Did you ever get a tune stuck in your head? That happened to me yesterday morning and it is still happening, although to a lesser degree. It is really a fragment of a tune, along with its corresponding lyric. Be thankful you can’t hear me sing it, but here it is in written form: “Well, it’s a new day, think new thoughts.” The phrase is not particularly poetic, or eloquent, but it is great advice and theologically solid. Be thankful for today and its many blessings. Be thankful for the opportunity God has given us daily to be renewed, restored, reconciled, forgiven. We are not bound by a pattern of unhealthy habits, failure of imagination, or the weight of sin. With each new day, we can begin again. Jesus calls us to new life. Jesus calls us to think about the present, not obsessing about the past, nor being anxious about the future. In the prayer he has taught us, we pray for “our daily bread.” Every day the Psalmist invites us to rejoice, “for this is the day that the Lord hath made, and we shall be glad in it.”
As we enter into a new year at St. Paul’s, and elect a new Vestry class at our Annual Parish meeting on Sunday, we give thanks for the ministry of our retiring Vestry members, Joe Farri, Steve Haughey, Jan Vick, and our Senior Warden, Keith Calder. We thank them because, day by day, they prayed and worked, and gave generously of their time, talent and treasure, so that the Kingdom of God came closer to fruition in this place. Now the new Vestry class, Layne Dupree, Matt Langley, Steve Martin, Tom Sramek, and Merry Ann Wright begin a new day in which to advance the Kingdom of God, shaped, in part, by the ministry that takes place on this sacred ground at 16 N 16th Street called St. Paul’s.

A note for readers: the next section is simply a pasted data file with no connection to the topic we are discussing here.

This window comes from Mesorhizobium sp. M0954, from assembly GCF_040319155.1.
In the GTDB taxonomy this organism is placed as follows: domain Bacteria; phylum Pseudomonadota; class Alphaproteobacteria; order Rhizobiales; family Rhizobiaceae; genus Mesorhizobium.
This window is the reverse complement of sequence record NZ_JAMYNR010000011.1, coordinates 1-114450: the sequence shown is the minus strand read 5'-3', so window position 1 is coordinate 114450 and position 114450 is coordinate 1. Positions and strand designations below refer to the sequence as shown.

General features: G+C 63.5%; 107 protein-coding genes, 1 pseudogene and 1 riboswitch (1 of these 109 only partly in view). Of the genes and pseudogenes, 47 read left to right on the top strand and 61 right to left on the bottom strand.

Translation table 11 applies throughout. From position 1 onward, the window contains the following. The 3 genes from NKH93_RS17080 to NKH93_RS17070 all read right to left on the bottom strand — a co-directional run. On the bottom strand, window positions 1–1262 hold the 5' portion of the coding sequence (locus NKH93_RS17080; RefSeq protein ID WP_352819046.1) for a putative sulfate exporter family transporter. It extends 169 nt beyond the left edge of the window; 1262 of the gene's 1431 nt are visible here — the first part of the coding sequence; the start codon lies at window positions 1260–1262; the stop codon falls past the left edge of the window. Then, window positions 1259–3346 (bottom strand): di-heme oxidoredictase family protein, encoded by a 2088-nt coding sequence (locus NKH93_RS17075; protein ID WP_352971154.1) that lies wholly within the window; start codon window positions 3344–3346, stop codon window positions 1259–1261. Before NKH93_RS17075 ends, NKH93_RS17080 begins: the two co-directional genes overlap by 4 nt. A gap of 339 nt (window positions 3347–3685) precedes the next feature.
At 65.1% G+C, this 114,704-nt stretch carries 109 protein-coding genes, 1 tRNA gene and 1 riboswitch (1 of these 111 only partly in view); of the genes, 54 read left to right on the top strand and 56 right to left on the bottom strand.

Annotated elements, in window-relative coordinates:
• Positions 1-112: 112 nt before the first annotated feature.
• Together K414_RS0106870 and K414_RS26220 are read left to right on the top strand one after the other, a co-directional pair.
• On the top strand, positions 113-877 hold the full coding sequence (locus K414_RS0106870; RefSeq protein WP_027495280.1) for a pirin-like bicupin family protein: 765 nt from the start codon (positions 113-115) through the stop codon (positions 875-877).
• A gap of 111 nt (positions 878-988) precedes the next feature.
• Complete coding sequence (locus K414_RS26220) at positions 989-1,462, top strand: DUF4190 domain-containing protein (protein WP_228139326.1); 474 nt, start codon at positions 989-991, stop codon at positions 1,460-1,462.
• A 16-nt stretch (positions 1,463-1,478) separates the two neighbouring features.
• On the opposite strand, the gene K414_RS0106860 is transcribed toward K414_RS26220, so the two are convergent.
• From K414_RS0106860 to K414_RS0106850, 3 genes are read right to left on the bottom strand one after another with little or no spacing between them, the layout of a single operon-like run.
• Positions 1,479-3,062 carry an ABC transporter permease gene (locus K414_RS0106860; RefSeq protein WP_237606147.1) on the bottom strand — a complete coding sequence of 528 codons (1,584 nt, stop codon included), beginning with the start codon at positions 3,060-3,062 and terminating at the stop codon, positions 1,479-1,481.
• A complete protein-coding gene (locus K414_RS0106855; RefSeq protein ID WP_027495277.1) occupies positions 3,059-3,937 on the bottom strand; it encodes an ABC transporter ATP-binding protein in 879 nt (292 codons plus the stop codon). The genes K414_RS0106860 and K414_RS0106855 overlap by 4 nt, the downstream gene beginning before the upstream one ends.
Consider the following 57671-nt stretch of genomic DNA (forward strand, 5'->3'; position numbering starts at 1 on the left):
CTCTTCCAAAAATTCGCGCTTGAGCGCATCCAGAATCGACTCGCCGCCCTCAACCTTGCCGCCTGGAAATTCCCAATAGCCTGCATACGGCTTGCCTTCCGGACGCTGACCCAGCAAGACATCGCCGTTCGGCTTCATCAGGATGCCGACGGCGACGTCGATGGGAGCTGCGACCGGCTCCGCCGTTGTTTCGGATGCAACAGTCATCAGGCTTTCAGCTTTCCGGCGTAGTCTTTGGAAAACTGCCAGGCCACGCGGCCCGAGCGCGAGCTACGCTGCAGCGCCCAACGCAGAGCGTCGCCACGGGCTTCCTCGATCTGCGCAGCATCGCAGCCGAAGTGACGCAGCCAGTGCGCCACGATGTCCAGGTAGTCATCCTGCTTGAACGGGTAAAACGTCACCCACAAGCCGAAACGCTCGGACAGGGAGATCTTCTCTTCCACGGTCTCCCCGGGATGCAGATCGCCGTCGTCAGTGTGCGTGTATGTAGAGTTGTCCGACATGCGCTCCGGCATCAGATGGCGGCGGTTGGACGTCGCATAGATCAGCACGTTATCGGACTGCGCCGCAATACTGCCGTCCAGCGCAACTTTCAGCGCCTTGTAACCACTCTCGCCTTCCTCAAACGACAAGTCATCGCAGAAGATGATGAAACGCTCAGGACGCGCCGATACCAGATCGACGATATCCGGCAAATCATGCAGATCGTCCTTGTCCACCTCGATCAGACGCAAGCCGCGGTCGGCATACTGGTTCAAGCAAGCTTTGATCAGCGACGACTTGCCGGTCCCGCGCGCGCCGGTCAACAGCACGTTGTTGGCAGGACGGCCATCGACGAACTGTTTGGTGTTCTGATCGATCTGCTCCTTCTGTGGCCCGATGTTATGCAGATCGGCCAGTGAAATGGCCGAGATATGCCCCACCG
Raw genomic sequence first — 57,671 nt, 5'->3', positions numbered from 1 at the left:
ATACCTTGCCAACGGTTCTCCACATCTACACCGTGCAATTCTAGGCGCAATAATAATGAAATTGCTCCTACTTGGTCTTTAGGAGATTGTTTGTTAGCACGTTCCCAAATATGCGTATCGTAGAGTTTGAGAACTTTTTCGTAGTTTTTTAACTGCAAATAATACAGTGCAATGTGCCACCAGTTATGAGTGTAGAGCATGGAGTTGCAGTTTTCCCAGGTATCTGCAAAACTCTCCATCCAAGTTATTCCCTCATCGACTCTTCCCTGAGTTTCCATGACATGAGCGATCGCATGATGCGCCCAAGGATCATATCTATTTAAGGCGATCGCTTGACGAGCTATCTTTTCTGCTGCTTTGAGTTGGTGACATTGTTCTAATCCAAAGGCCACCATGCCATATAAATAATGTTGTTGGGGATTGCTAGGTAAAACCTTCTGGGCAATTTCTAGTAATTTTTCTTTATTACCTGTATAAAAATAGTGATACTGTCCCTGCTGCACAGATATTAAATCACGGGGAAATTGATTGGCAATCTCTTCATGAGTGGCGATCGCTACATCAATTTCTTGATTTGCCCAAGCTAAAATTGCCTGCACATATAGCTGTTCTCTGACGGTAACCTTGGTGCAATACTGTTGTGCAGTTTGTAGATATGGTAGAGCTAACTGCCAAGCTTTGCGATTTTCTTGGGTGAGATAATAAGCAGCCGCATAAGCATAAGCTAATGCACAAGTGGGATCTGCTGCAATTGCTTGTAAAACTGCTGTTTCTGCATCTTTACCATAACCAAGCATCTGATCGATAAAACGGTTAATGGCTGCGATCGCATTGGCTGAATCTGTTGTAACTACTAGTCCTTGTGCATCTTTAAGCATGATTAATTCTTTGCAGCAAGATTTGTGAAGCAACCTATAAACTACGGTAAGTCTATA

God is calling St. Paul’s to a new day, every day. Each day is filled with endless possibilities. Each day is filled with folks eager for a new day—ready for healing, for faith, for spiritual support, for formation that shapes the heart and mind, for music that stirs the soul, for youth ministry that grounds our children in faith, for fellowship that feeds the body and the soul, for worship that sanctifies the day, for mission that feeds the hungry and clothes the naked, for hospitality that welcomes the stranger, for resources of treasure and talent to support the work of ministry through people and facilities, and for acts of repentance that lead to healing and reconciliation. To which new ministry are you called? Remember, “it’s a new day, think new thoughts”
Speaking of new, we will be adding an outdoor service of Holy Eucharist in the garden/parking lot area at 10:30 a.m. on Sundays beginning on the first Sunday in Lent, February 21. Folks are invited to bring their own chairs, wear masks, and be at least 6 feet apart. Specific details and more information is coming soon.
Keep the faith! Be safe. Pray daily.